American Express Co. this week signaled its eagerness to tap into new mobile and prepaid payment technologies that will include “debit-like” products, but one analyst says AmEx has far to go before it catches up with competitors’ mobile-payments momentum.

In an Oct. 26 memo, Dan Schulman, who joined AmEx in August as group president of the company’s Enterprise Growth Organization, said AmEx has created an “Online and Mobile” business unit to focus on mobile and emerging payment technologies. AmEx formed Enterprise Growth last year to help develop new business opportunities in a variety of channels.

AmEx has renamed Revolution Money, the online credit card processing company AmEx acquired early this year (see story), Serve Enterprise, and it will fall under the new unit’s management. Serve Enterprise will support the company’s future digital-payment initiatives and all payment forms outside of AmEx’s traditional charge and credit products, Schulman said.

The Online and Mobile unit, staffed so far with former wireless-carrier executives, is charged with building a “very large subscriber base” the company hopes will generate significant revenues within the next three to five years. The company did not identify any specific products or services it has devised yet.

Schulman, who was CEO of Virgin Mobile USA before its acquisition last year by Sprint Nextel Corp., has appointed David Messenger, Virgin Mobile’s former chief operating officer, as head of the new unit. Peter Lurie, previously Virgin Mobile’s general counsel, is senior vice president of strategic partnerships and business development. Jason Alexander, who previously handled portfolio management and planning for Nokia, is vice president of strategic program management.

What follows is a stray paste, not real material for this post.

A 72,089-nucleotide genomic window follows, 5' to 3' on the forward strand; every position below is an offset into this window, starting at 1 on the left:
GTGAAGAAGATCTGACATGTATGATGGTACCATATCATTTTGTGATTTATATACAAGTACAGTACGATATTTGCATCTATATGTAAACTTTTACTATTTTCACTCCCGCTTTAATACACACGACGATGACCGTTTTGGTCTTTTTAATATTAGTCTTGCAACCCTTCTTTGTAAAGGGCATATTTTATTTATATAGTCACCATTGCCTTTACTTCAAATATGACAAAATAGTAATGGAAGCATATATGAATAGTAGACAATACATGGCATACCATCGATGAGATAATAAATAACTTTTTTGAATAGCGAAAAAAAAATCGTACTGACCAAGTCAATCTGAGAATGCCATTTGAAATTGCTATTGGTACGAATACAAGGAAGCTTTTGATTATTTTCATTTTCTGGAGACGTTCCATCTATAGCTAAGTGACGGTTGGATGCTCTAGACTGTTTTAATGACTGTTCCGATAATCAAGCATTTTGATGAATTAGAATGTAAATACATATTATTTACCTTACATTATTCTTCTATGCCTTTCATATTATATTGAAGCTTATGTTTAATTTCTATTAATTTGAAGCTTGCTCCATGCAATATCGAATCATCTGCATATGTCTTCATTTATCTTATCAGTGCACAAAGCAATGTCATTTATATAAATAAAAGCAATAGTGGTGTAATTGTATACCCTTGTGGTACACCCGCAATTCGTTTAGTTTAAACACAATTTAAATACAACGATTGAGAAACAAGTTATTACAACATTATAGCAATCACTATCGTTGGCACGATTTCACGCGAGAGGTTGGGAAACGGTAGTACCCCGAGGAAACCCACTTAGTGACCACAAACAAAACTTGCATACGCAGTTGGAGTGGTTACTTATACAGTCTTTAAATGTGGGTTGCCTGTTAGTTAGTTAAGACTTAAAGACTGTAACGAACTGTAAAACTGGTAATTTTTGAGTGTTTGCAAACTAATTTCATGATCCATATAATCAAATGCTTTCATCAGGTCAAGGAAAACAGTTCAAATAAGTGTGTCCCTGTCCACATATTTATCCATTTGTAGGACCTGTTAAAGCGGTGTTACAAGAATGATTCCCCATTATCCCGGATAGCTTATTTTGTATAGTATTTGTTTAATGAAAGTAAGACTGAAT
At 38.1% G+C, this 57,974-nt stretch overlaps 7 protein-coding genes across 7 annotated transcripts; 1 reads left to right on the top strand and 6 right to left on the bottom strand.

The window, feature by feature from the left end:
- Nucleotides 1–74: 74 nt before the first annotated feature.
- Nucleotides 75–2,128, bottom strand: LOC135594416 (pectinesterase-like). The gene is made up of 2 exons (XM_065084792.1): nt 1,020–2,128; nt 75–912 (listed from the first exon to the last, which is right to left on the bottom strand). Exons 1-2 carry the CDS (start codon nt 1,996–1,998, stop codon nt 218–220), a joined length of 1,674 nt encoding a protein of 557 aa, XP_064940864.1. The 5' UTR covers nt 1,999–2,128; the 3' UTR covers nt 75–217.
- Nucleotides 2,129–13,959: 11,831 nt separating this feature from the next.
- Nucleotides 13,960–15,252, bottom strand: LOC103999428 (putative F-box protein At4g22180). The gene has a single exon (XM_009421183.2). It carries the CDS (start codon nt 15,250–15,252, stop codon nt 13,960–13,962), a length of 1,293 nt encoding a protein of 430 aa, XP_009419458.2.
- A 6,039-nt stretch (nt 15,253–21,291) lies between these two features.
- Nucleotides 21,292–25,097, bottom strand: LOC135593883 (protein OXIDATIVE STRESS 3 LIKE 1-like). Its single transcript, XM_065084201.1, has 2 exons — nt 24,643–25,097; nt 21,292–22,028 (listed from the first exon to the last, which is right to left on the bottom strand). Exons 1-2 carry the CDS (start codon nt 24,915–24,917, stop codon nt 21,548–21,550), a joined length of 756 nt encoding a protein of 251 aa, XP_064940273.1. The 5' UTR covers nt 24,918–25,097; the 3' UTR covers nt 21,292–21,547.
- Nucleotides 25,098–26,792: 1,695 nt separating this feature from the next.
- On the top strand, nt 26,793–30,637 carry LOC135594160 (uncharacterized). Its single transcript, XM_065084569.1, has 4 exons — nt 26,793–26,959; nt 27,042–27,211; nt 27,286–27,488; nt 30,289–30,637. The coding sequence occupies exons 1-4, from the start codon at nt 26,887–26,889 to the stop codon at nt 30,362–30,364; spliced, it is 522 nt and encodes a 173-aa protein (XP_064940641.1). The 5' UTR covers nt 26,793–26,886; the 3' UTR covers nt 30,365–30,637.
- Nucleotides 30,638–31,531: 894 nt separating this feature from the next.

AmEx also formed a Global Payment Options group charged with developing “payment forms outside of our traditional charge and credit products,” Schulman said. These include prepaid reloadable cards and gift cards, mobile airtime cards, payroll cards, international and domestic person-to-person remittances, virtual currencies, government-backed benefit and insurance claim cards, and “debit-like service propositions.”

Schulman did not provide details of new products the unit hopes to develop.

Additionally, the company has formed an Enterprise Growth Strategy team headed by Chitra Narasimhan, who has served on AmEx’s mergers and acquisitions team since it was founded in 2003, Schulman said.

AmEx also is forming a Digital Council, led by David Messenger, comprised of leaders of business units within the company charged with developing strategic partnerships with “key online players such as Facebook, Amazon, Google, Apple, AOL, Zynga, Twitter and others,” Schulman said.

AmEx’s moves, particularly in hiring former top telco execs, is part of an effort to “play catch-up” with other issuers and networks, contends Red Gillen, a senior analyst with Celent LLC.

“While the mobile-payments industry has not really materialized yet, where it has moved so far is ahead of AmEx,” Gillen tells PaymentsSource. “Most of the top issuers and payment networks have launched noteworthy mobile-payment pilots by this time, and AmEx has not made much noise.”

The Aug. 2 report that several major wireless carriers and two financial-services providers are collaborating to create a system that would enable consumers to make purchases with their phones has heightened competition in the payments industry, Gillen notes. Participants reportedly include AT&T Inc., Verizon Wireless, T-Mobile USA, Discover Financial Services and Barclays PLC, though the purported partners have not acknowledged that such a relationship exists (see story). 

Still, other mobile players are feeling the pressure.

“In order to be successful, mobile payments will need some kind of breakthrough element harnessing loyalty or unique marketing and promotions,” Gillen says. “It is still early in the game, and there is still time for AmEx to catch up and make a big play.”

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